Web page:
"Of course it is possible but the difference we have is talking about the models again. My model is to keep producing players in La Masia, playing under this genuine style of football.
"And UNICEF. They [Bartomeu] prefer Qatar, they prefer to sell practically most of our assets to Qatar because it's not only the sponsorship of our shirt, under that contract, there are more assets. If you go to the club you'll will see that Qatar is everywhere.
"We are proposing to recover UNICEF as our shirt because to me UNICEF has been the best non-sporting decision that we have taken. It was in my time as a president that I took that decision and I think that the project with FC Barcelona... we were pioneers in social corporate responsibility of football clubs.
"We were launching a message to the less fortunate that they are not alone, there is a football club, the name is FC Barcelona, a club that was born in Barcelona, in Catalunya, and that we have a special sensibility in order to take care of the less fortunate, especially vulnerable boys and girls. It's not difficult. And can I say that this statement 'Mes que un club' [more than a club] - we have to demonstrate it," states Laporta. The former president who hopes for re-election then further explained about potential ties with UNICEF and how that business model is sustainable. "We left the club [in 2010, at the end of his previous mandate] with the new board of directors, the possibility to sign a contract with Etisalat and another one with Herbalife. These companies were paying around €20 million in order to keep UNICEF in our shirt," he says.
More than a club?
That was then, but would the same companies still be willing to pump money into Catalunya’s finest to see another name splashed across the front of the shirt? Evidently yes:
"They will do it, they will do it for sure," he explained. "I'm convinced that if I talk to the members and I explain this history... Bartomeu and company, they convinced the members to put Qatar on our shirt because they said that without Qatar Barca doesn't exist, because they need money. That was not true.
"I'm sure that I could convince the members of FC Barcelona to be linked in this image of having UNICEF on our shirt."
Senor Laporta also remained keen to speak about the misinformation coming from the Bartomeu camp. ESPN and Spanish media outlet AS reported back in October that Judge Jose Manuel Martinez Borreguero found in Laporta’s favour, absolving him and his fellow directors of the need to pay back €46.7m that Rosell/Bartomeu had suggested was as a result of Laporta’s financial mismanagement of the club.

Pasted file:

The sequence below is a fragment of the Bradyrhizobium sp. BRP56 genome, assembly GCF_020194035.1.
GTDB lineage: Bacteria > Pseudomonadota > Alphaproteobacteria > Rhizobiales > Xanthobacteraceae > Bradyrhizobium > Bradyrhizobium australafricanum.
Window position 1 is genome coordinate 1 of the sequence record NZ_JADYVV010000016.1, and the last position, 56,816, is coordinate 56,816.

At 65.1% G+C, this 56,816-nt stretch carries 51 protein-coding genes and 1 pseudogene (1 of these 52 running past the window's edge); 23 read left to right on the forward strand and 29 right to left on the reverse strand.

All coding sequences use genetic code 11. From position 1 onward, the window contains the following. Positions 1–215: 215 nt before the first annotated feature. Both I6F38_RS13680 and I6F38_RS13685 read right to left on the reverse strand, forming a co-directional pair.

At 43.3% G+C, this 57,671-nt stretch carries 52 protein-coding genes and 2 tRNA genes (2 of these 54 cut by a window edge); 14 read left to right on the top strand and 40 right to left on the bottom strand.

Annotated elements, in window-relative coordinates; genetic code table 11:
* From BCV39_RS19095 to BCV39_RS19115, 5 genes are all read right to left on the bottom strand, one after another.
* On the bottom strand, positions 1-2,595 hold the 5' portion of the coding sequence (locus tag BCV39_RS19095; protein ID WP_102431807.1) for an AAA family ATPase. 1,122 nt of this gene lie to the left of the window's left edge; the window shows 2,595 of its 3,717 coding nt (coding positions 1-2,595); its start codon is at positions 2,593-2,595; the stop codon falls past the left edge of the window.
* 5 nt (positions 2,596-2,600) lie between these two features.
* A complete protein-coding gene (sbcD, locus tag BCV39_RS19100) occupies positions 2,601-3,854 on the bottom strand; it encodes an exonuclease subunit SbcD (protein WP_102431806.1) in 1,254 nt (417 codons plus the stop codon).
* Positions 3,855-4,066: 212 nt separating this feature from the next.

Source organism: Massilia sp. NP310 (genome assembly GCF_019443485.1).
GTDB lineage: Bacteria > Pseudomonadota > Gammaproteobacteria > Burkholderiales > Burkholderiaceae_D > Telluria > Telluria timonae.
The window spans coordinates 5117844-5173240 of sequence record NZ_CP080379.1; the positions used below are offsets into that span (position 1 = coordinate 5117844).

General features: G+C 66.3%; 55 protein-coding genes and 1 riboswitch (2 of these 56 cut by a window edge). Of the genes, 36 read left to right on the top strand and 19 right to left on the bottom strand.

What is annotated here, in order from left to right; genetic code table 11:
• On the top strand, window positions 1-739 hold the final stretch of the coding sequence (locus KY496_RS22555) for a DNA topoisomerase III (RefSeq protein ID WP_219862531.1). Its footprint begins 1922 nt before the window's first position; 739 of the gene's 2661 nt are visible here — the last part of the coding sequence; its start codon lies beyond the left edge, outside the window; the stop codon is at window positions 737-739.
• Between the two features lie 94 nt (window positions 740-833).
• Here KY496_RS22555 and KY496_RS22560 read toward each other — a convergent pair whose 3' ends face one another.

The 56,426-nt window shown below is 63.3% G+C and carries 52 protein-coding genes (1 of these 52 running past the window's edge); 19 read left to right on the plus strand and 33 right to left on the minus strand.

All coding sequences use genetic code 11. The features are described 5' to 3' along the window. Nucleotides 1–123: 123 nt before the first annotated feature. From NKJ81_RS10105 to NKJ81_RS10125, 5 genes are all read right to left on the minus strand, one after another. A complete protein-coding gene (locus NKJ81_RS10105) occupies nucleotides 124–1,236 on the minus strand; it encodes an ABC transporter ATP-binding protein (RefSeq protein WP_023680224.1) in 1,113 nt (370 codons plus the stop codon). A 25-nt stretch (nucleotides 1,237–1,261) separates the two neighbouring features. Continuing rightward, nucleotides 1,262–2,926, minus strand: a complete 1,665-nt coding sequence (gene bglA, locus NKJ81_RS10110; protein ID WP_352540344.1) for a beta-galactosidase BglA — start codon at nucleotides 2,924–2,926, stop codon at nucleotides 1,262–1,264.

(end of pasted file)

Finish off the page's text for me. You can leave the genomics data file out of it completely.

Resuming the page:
"The judge, the resolution, gave me the belief that we managed the club in the correct and right way."
Laporta discussed, too, the 'Espai Barca' project: the development of a new Camp Nou, basketball arena and other surrounding areas including the re-siting of the Miniestadi, where Barca B play their home games, to the new Masia complex at Sant Joan Despi just on the outskirts of town. Laporta's proposals, via Sir Norman Foster, which were agreed by the locale were canned by Rosell and Bartomeu, who have now presented their own 'Espai Barca' project. This remains unworkable because the entire scheme has yet to be approved by the municipality, according to the former president.
Then there is the recent bad publicity that Barcelona has received in recent years off the pitch... "Bartomeu, Rosell and these kind of people - they are being processed for corruption, tax evasion, and for fraud. And specifically because of their positions, FC Barcelona is processed as well for corruption and tax evasion.
"It's another reason why I think that he [Bartomeu] is not the right person to proceed in FC Barcelona."
Aside from being a 'Barcelonista', Joan Laporta is also an immensely proud Catalan and there is simply no escaping the politics that intertwine the club and Catalunya. Go to any match at Camp Nou or watch via satellite, and at precisely 17 minutes and 14 seconds from the start of each half, the cries of “independencia” rise up accompanied by the showing of the Estelada, Catalunya’s national flag. It was precisely this action in Berlin at the Champions League final that has landed the club in hot water with UEFA. Not that it concerns Laporta who will fight tooth and nail to uphold the club’s proud Catalan traditions:
"It's our flag, shouting for our freedom, and it's linked to the Barcelona flag. I'm sure that I will talk to UEFA in order to build new bridges in order that they understand very well that Barca represents Catalunya. I will do my best and make my best efforts to convince UEFA to cancel this.” Forthright, to the point and always with the clubs’ best interests at heart. Barca’s members have a decision to make on Saturday...